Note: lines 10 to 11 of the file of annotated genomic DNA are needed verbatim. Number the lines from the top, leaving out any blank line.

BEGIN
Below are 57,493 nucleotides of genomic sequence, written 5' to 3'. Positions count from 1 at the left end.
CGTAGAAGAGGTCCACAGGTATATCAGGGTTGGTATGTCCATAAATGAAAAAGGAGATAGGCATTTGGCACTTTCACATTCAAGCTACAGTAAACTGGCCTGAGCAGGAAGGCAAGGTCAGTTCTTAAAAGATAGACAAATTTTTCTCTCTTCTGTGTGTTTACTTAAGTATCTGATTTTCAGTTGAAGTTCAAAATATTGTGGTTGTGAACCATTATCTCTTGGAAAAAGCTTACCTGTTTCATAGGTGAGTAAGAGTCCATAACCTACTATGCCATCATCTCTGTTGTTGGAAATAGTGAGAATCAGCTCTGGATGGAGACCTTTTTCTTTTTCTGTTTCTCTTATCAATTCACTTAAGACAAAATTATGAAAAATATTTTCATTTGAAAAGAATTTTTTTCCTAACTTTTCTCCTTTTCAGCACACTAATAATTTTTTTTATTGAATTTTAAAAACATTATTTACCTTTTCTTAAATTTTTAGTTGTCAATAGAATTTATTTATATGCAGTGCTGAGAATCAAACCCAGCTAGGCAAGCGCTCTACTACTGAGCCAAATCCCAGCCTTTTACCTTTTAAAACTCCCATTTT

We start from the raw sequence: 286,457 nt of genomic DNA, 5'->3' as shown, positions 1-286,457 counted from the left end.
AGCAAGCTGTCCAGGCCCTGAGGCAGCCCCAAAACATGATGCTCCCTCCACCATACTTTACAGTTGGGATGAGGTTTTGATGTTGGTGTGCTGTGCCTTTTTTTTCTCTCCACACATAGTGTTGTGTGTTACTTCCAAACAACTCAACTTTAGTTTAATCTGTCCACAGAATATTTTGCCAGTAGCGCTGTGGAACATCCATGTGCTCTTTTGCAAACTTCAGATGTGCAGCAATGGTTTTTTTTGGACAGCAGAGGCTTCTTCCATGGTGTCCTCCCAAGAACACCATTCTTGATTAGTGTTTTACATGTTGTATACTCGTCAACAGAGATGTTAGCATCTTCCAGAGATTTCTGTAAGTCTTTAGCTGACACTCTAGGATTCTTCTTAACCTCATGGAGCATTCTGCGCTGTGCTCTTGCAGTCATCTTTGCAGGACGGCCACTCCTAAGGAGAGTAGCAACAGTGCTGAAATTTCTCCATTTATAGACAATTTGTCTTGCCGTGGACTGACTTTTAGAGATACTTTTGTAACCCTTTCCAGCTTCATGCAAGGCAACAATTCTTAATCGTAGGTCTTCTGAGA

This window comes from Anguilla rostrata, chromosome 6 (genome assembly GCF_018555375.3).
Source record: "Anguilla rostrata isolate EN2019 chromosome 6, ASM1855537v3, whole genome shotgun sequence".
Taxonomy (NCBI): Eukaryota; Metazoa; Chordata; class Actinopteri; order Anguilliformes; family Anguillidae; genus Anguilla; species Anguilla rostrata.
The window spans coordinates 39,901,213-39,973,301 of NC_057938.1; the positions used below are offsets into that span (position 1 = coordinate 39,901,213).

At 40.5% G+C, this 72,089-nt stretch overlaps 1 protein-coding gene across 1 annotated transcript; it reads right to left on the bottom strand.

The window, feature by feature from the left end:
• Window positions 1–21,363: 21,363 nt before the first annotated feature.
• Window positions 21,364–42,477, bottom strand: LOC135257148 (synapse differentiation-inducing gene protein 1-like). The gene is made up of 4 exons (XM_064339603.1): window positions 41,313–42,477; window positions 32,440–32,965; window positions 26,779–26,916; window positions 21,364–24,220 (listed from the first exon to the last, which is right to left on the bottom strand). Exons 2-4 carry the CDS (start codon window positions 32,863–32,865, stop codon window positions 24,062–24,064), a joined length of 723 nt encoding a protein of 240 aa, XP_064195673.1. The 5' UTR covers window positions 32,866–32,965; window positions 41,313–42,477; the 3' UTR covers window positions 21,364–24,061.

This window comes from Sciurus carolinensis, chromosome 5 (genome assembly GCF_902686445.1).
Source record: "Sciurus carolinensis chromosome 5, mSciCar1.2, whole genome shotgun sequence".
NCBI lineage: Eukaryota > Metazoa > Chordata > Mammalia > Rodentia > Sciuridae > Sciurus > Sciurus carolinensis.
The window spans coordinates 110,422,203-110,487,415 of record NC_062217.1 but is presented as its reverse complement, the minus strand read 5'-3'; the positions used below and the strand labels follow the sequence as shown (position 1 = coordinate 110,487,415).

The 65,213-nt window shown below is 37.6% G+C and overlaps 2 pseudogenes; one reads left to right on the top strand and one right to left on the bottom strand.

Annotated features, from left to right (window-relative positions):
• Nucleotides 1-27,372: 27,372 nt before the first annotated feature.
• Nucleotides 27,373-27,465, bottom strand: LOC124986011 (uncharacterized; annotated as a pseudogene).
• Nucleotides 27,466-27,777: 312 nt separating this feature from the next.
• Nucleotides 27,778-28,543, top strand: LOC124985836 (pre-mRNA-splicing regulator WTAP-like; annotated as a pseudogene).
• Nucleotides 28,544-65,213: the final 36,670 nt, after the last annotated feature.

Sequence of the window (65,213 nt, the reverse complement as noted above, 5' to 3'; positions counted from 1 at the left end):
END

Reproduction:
The window, feature by feature from the left end:
• Window positions 1–21,363: 21,363 nt before the first annotated feature.